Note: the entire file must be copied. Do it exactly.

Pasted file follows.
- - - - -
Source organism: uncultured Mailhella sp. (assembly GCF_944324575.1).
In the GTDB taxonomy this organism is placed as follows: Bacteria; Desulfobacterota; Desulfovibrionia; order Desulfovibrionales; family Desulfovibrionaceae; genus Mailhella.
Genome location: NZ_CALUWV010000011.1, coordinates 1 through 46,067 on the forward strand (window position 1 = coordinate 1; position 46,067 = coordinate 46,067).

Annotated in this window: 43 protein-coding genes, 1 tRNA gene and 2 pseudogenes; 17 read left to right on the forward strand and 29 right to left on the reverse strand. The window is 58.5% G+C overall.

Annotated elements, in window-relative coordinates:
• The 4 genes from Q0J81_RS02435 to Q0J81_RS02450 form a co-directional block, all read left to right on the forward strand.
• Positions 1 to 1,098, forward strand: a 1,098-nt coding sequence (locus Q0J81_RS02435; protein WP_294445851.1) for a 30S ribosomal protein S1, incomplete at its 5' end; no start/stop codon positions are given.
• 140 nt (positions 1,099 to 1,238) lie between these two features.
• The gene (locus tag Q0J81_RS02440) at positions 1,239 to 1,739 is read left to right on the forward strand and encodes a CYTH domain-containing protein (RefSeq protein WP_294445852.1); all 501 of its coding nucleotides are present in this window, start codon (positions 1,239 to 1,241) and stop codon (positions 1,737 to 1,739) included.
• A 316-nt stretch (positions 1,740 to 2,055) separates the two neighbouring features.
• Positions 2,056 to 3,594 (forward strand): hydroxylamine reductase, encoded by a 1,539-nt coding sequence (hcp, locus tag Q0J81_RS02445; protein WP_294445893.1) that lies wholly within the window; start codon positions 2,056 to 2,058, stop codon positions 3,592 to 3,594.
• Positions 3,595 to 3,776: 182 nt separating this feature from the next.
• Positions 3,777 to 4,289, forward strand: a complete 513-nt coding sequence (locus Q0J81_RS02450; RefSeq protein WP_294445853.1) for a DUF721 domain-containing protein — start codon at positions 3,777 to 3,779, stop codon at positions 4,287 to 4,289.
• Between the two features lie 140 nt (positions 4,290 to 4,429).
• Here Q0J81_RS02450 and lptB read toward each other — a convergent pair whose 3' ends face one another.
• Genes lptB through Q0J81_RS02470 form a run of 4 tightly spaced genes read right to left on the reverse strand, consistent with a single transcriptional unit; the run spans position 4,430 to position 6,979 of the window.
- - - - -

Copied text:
Source organism: uncultured Mailhella sp. (assembly GCF_944324575.1).
In the GTDB taxonomy this organism is placed as follows: Bacteria; Desulfobacterota; Desulfovibrionia; order Desulfovibrionales; family Desulfovibrionaceae; genus Mailhella.
Genome location: NZ_CALUWV010000011.1, coordinates 1 through 46,067 on the forward strand (window position 1 = coordinate 1; position 46,067 = coordinate 46,067).

Annotated in this window: 43 protein-coding genes, 1 tRNA gene and 2 pseudogenes; 17 read left to right on the forward strand and 29 right to left on the reverse strand. The window is 58.5% G+C overall.

Annotated elements, in window-relative coordinates:
• The 4 genes from Q0J81_RS02435 to Q0J81_RS02450 form a co-directional block, all read left to right on the forward strand.
• Positions 1 to 1,098, forward strand: a 1,098-nt coding sequence (locus Q0J81_RS02435; protein WP_294445851.1) for a 30S ribosomal protein S1, incomplete at its 5' end; no start/stop codon positions are given.
• 140 nt (positions 1,099 to 1,238) lie between these two features.
• The gene (locus tag Q0J81_RS02440) at positions 1,239 to 1,739 is read left to right on the forward strand and encodes a CYTH domain-containing protein (RefSeq protein WP_294445852.1); all 501 of its coding nucleotides are present in this window, start codon (positions 1,239 to 1,241) and stop codon (positions 1,737 to 1,739) included.
• A 316-nt stretch (positions 1,740 to 2,055) separates the two neighbouring features.
• Positions 2,056 to 3,594 (forward strand): hydroxylamine reductase, encoded by a 1,539-nt coding sequence (hcp, locus tag Q0J81_RS02445; protein WP_294445893.1) that lies wholly within the window; start codon positions 2,056 to 2,058, stop codon positions 3,592 to 3,594.
• Positions 3,595 to 3,776: 182 nt separating this feature from the next.
• Positions 3,777 to 4,289, forward strand: a complete 513-nt coding sequence (locus Q0J81_RS02450; RefSeq protein WP_294445853.1) for a DUF721 domain-containing protein — start codon at positions 3,777 to 3,779, stop codon at positions 4,287 to 4,289.
• Between the two features lie 140 nt (positions 4,290 to 4,429).
• Here Q0J81_RS02450 and lptB read toward each other — a convergent pair whose 3' ends face one another.
• Genes lptB through Q0J81_RS02470 form a run of 4 tightly spaced genes read right to left on the reverse strand, consistent with a single transcriptional unit; the run spans position 4,430 to position 6,979 of the window.